Expanding a classic woodland food chain into a geographically variable food web
Item statusRestricted Access
Embargo end date09/07/2019
Shutt, Jack Daniel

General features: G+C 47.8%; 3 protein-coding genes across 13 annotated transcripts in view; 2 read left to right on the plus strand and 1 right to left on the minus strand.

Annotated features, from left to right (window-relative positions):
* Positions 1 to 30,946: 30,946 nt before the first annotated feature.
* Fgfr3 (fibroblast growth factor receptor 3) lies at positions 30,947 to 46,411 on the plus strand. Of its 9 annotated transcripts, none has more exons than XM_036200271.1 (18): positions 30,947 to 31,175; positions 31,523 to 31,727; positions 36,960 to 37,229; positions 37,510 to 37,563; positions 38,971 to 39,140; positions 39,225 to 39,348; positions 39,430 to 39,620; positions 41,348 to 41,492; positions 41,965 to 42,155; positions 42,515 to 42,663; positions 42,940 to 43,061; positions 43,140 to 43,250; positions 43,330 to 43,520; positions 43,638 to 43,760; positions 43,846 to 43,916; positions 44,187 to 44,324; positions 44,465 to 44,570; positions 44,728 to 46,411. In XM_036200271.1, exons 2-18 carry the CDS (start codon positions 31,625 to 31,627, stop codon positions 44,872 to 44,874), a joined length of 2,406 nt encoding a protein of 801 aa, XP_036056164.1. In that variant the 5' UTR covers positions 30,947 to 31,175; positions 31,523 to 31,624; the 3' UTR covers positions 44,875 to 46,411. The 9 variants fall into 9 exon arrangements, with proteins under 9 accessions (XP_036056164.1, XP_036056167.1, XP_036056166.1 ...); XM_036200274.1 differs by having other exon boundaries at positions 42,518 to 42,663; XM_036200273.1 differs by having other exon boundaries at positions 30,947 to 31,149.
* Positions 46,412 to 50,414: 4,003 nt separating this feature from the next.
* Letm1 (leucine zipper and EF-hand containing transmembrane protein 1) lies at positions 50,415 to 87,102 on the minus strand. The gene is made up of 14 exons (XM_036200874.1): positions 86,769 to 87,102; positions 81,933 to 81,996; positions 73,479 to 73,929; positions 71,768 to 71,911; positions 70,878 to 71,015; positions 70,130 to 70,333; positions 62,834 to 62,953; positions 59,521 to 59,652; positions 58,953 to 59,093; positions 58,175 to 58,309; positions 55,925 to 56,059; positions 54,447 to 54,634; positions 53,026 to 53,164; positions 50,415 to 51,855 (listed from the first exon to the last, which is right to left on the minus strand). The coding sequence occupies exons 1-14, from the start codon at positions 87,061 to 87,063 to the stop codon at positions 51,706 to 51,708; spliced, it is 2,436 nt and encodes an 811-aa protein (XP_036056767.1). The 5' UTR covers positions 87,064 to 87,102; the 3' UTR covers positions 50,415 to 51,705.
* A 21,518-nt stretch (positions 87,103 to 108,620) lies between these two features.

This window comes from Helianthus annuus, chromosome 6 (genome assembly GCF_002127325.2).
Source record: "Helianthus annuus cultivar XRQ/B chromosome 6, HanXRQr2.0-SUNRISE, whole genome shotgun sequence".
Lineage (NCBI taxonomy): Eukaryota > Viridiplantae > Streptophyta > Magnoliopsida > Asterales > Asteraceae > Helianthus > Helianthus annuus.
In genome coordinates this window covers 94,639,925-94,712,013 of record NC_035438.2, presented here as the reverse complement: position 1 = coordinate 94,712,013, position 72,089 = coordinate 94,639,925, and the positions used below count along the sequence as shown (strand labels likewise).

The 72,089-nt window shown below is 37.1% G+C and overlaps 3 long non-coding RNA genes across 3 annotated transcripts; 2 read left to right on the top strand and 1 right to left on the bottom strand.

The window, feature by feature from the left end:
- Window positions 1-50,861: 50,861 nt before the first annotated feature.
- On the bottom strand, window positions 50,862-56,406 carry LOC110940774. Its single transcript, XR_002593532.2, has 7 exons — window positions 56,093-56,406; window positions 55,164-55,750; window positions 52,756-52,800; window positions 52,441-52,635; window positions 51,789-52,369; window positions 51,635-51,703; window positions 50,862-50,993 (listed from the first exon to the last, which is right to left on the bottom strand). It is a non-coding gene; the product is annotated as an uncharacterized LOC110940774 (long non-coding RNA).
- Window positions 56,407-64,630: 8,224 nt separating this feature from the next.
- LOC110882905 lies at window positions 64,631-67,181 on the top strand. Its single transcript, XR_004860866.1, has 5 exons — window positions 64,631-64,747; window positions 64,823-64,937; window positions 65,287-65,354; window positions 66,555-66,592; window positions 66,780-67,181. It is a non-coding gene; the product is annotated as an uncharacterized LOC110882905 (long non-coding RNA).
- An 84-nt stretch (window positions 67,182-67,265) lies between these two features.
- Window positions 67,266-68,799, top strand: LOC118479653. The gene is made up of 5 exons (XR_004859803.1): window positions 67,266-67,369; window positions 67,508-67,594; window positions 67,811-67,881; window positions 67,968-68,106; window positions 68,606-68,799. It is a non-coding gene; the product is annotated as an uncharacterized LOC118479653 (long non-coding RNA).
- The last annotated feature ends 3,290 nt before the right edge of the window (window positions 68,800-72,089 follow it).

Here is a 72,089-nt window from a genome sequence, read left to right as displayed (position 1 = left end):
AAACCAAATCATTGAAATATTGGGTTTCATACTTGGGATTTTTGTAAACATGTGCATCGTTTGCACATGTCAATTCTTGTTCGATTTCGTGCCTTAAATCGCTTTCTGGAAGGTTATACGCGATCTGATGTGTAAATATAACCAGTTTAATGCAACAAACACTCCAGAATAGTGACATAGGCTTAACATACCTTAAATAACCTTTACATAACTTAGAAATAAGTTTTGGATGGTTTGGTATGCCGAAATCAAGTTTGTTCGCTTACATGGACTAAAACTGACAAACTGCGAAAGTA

There is ample evidence that climate change is impacting on phenology and it has been suggested that this may generate trophic mismatches. A key system for investigating phenology and trophic mismatch occurs in spring in temperate deciduous woodlands, where folivorous caterpillars and their predators, insectivorous passerines, are reliant upon ephemeral resources for reproductive success and survival. However, studies are primarily conducted within single-site, oak- (Quercus sp) dominated woodland and focus on a single caterpillar species, winter moth (Operophtera brumata), despite these passerines being habitat generalists with large geographic ranges. It remains to be seen whether insights gained from these studies can be generalised on the landscape scale across different habitats. In this thesis, I explore the extent to which geographic and habitat variation operates in this system and attempt to expand the system beyond a linear single-species food chain into a more biologically realistic multi-species food web. I also identify the most important environmental factors predicting the phenology of the passerines to allow better predictions of how their phenology could alter under future climate change scenarios. To address these questions, I established a novel 220km transect of Scotland incorporating 40 field sites that vary in elevation and the type of deciduous woodland habitat, monitoring six blue tit (Cyanistes caeruleus) nestboxes, tree and invertebrate phenology and abundance, at each site throughout the springs of 2014-16. Firstly, I assess how blue tit occupancy and productivity are affected by the variation in fine-scale woodland habitat, latitude, elevation and prey availability that exists along the transect (Chapter 2). I find that habitat variables strongly affect fledging success but not occupancy or clutch size, whilst occupancy exhibits biogeographic trends, revealing that the relationship between breeding decisions and outcomes differs among habitats and implies that it may be difficult to generalise results from one habitat to others. Next, I aim to identify the environmental aspects which play a role in regulating blue tit reproductive phenology by examining the ability of temperature, tree phenology, invertebrate prey abundance and photoperiod to predict nest initiation and laying dates (Chapter 3). I find that night-time temperature in early spring is the most important predictor of both nest initiation and lay date (slopes ~ -3days/°C) and I suggest that this supports the hypothesis that temperature acts as a constraint on timing rather than a cue. Invertebrate abundance is also a positive correlate of lay date, possibly allowing fine-tuning of timing. This knowledge provides clearer foundations from which to predict future phenological change and possible trophic mismatch in this system. There is the potential that the apparent effect of temperature on blue tit reproductive phenology is indirect and mediated by diet, which is largely undescribed in the period prior to breeding. Therefore, in Chapter 4 I examine how blue tit diet varies across habitat, geography and time, and whether there is a dietary cue utilised to initiate breeding phenology, using data from metabarcoding faeces collected from nestbox-roosting adults in early spring. Geographic variation in diet is substantial, with high site-to-site dietary turnover (β-diversity), as well as high turnover along the elevational and latitudinal gradients studied. Dietary α-diversity (richness) is unaffected by geographical variables, but increases over time, with significant pre-breeding dietary increases in Lepidoptera and Hemiptera signifying a possible cue. In addition, these data provide the most comprehensive next-generation insights into the diet of a wild bird to date and identify 432 prey taxa. Finally, I analyse how biogeographic and habitat variables affect the phenology, abundance and diversity of caterpillars (Chapter 5). Host tree species’ varied significantly in their likelihood of hosting a caterpillar, with oak and willow (Salix sp.) the most likely. Biogeography had less effect on the likelihood of caterpillar occurrence, but elevation delayed peak date by 3.7 days/100m increase. There was also support for the spring caterpillar peak being dominated by a few key species, with over half of all caterpillars identified being of just three of the 62 total species, including winter moth. These findings contribute to understanding how the temporal distribution of caterpillars varies across habitats on the landscape scale. Taken together, the findings of this thesis reveal considerable geographic and habitat variation throughout this system, in both the composition of the food web and the impacts on blue tit productivity, demonstrating why caution must be exercised when extrapolating findings from one location or habitat to others.